COP26 President launches challenge to deliver net-zero 'tipping points' in every sector

The UN High-Level Climate Champions and COP26 President Alok Sharma have today (28 January) unveiled a radical new roadmap to push the global economy towards net-zero emissions, targeting a range of near-term, sectoral tipping points to deliver decarbonisation.

Currently, corporate commitments under the Race to Zero campaign cover more than 12% of the global economy and $9.8trn in revenue

Currently, corporate commitments under the Race to Zero campaign cover more than 12% of the global economy and $9.8trn in revenue

The Race to Zero Breakthroughs have been published in a special paper by the UN High-Level Climate Champions, COP26 President Alok Sharma, COP25 President Carolina Schmidt, and the UNFCCC’s Executive Secretary Patricia Espinosa at the World Economic Forum’s Davos Agenda. It will build on the Race to Zero campaign that was launched in June 2020.

The Breakthroughs outline how 20 sectors that make up the global economy, including finance, water, aviation and clean energy, can act on near-term tipping points to move towards net-zero emissions.

The paper articulates “what key actors must do, and by when, to deliver the systems change we need to achieve a resilient, zero-carbon world”. Specifically, the initiative is aiming to get “actors” that account for 20% of each sector to commit to a series of major breakthroughs, such as setting net-zero targets, ensuring the majority of sector energy use comes from renewables and creating capacity for certain green technologies such as hydrogen and zero-carbon facilities.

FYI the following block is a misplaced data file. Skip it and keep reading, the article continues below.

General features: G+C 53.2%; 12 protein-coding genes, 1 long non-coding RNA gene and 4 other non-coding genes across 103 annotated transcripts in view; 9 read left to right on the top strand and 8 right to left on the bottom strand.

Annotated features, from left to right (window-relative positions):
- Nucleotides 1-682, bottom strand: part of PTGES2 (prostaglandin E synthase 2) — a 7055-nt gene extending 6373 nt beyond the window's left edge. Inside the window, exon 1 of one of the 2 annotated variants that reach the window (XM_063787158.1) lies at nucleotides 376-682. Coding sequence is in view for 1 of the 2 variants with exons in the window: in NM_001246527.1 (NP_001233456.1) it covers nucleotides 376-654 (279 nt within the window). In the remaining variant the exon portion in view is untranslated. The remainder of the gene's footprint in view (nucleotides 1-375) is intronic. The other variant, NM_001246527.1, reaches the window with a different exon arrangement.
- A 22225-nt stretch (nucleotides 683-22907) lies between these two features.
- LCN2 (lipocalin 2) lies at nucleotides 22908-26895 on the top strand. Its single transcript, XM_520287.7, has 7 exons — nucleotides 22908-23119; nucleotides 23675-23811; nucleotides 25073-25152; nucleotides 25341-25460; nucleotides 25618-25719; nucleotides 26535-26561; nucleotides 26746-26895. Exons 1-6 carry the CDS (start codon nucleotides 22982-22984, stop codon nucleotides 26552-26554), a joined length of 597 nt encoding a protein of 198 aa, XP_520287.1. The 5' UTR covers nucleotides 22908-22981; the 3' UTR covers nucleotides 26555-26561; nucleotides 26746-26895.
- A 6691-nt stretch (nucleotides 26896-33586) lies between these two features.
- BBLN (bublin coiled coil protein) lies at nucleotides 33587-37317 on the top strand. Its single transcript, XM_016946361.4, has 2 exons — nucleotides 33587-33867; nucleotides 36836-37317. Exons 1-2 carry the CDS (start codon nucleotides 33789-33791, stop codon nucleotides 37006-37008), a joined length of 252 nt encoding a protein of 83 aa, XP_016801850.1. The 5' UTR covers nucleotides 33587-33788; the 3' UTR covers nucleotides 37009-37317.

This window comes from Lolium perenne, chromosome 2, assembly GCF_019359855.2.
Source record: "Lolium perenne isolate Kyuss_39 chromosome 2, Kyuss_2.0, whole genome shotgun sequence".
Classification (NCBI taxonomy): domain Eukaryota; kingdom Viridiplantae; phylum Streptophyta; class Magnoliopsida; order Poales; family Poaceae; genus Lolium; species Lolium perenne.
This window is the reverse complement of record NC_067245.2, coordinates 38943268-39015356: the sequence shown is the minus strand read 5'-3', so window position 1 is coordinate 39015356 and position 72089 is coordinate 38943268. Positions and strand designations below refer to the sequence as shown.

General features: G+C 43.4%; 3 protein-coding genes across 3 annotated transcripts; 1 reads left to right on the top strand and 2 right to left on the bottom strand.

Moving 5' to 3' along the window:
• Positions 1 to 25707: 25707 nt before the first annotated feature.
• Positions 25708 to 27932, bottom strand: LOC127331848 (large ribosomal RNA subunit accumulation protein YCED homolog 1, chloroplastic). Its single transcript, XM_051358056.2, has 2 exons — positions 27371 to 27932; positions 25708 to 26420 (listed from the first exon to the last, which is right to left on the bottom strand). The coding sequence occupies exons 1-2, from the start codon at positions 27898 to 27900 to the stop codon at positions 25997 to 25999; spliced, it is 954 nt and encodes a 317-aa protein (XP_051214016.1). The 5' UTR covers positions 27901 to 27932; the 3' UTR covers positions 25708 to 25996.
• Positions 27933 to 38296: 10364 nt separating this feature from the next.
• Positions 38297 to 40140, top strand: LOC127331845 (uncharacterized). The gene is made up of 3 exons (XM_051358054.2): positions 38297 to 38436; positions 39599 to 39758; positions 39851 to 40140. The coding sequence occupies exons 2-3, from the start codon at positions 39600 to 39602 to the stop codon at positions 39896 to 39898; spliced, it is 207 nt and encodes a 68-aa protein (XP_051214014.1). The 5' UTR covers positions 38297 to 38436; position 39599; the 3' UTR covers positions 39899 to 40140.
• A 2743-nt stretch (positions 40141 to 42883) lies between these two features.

Actors range from supply-side companies such as manufacturers, demand-side companies like retailers, policymakers, financial institutions and the civil society. The initiative is aiming to get 10 sectors covered by a breakthrough by the time COP26 takes place in Glasgow this November.

COP26 President Designate Alok Sharma said: “It is vital that businesses go net-zero, as part of our fight against climate change. Which is why we look to all sectors to reach a point at which a clean way of operating becomes the norm. Because if every sector plays its part, we will see the global economy on the right path to achieving net-zero by 2050.”

Breakthrough breakdown

The paper notes that around two-thirds of global emissions are now covered by net-zero targets, which in turn can facilitate the creation of 35 million more jobs and $26trn in economic benefits compared to “attempting to resuscitate the high-carbon status quo”.

Currently, corporate commitments under the Race to Zero campaign cover more than 12% of the global economy and $9.8trn in revenue. Even while grappling with the coronavirus pandemic, net-zero commitments almost doubled in 2020.

The Race to Zero Breakthroughs have been drawn from the Climate Action Pathways roadmaps to reach the Paris Agreement. These were developed by the Marrakech Partnership.

One key member of this coalition is the Mission Possible Partnership. Some 400 heavy emitters from the transport and industrial sectors have formed the partnership aimed at accelerating the low-carbon transition, with financial backing from Amazon's Jeff Bezos.

Airbus, BASF, Boeing, Cargill, easyJet, Heathrow Airport, Royal DSM, Royal Dutch Shell and Volvo are among the first corporate members of the Partnership. The financial sector is also represented through members including Citi and Lloyds Register.

Anthony Hobley, Executive Director of Mission Possible Partnership, said: “The Mission Possible Partnership is delighted to act as the delivery mechanism for Race to Zero Breakthroughs in sectors where emissions are still hard to abate. Beginning with seven of the most energy-intensive industries, the partnership’s work will build on growing momentum, investor pressure, consumer expectations, and analytical tools to design and execute net-zero pathways for those industries, their customers, their suppliers, and their capital providers.”

Matt Mace



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